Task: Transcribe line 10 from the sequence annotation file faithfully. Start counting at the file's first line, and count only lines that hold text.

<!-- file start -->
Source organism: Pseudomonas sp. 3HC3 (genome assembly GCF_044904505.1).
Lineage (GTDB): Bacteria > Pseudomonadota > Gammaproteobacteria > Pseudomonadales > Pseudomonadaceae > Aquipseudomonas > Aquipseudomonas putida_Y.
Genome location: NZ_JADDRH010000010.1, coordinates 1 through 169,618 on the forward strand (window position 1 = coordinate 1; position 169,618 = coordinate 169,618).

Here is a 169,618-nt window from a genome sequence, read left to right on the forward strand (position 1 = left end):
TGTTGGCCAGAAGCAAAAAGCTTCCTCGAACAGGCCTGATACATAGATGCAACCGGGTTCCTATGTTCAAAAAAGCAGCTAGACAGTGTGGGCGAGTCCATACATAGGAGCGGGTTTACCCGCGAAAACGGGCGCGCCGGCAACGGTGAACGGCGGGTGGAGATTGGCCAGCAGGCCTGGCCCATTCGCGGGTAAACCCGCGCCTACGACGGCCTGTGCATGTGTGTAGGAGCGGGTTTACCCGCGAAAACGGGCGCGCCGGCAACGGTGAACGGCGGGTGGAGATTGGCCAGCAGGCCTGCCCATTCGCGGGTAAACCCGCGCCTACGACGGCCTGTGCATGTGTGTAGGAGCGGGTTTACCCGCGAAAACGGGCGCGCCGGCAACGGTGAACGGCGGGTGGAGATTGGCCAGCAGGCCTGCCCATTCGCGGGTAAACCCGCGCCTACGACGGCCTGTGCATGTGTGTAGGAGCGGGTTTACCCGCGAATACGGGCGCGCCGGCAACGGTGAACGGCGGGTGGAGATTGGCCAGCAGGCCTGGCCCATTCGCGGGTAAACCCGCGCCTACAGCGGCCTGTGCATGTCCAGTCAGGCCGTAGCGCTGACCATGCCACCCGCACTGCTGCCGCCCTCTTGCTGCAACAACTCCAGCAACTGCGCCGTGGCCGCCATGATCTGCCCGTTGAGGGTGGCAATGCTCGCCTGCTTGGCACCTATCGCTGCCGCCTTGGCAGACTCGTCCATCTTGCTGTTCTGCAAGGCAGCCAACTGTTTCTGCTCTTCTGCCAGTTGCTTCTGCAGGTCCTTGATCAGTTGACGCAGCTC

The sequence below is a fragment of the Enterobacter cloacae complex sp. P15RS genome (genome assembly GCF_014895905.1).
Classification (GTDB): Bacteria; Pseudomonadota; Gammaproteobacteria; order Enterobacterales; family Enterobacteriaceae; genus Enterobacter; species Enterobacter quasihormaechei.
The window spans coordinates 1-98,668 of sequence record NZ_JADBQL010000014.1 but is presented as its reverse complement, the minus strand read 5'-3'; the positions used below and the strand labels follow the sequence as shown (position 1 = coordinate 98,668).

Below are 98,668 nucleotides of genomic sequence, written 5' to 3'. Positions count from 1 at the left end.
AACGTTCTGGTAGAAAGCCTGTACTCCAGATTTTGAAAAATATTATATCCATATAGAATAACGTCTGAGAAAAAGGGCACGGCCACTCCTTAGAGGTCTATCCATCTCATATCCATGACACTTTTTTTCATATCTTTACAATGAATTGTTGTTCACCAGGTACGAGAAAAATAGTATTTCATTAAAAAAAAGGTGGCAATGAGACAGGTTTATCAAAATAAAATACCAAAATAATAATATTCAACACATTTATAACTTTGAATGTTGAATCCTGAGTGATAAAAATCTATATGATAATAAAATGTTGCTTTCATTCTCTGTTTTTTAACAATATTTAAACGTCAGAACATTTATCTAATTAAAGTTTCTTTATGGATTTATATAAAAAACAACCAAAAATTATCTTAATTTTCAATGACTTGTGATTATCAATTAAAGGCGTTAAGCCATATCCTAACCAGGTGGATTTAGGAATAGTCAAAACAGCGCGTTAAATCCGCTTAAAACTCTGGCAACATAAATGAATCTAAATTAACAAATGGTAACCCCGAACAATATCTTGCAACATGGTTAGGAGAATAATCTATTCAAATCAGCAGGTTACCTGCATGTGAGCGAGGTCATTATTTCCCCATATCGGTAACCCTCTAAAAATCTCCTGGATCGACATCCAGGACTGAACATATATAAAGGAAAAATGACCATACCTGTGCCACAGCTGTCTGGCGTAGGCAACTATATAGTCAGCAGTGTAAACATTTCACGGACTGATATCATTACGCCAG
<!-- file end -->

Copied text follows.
AACGTTCTGGTAGAAAGCCTGTACTCCAGATTTTGAAAAATATTATATCCATATAGAATAACGTCTGAGAAAAAGGGCACGGCCACTCCTTAGAGGTCTATCCATCTCATATCCATGACACTTTTTTTCATATCTTTACAATGAATTGTTGTTCACCAGGTACGAGAAAAATAGTATTTCATTAAAAAAAAGGTGGCAATGAGACAGGTTTATCAAAATAAAATACCAAAATAATAATATTCAACACATTTATAACTTTGAATGTTGAATCCTGAGTGATAAAAATCTATATGATAATAAAATGTTGCTTTCATTCTCTGTTTTTTAACAATATTTAAACGTCAGAACATTTATCTAATTAAAGTTTCTTTATGGATTTATATAAAAAACAACCAAAAATTATCTTAATTTTCAATGACTTGTGATTATCAATTAAAGGCGTTAAGCCATATCCTAACCAGGTGGATTTAGGAATAGTCAAAACAGCGCGTTAAATCCGCTTAAAACTCTGGCAACATAAATGAATCTAAATTAACAAATGGTAACCCCGAACAATATCTTGCAACATGGTTAGGAGAATAATCTATTCAAATCAGCAGGTTACCTGCATGTGAGCGAGGTCATTATTTCCCCATATCGGTAACCCTCTAAAAATCTCCTGGATCGACATCCAGGACTGAACATATATAAAGGAAAAATGACCATACCTGTGCCACAGCTGTCTGGCGTAGGCAACTATATAGTCAGCAGTGTAAACATTTCACGGACTGATATCATTACGCCAG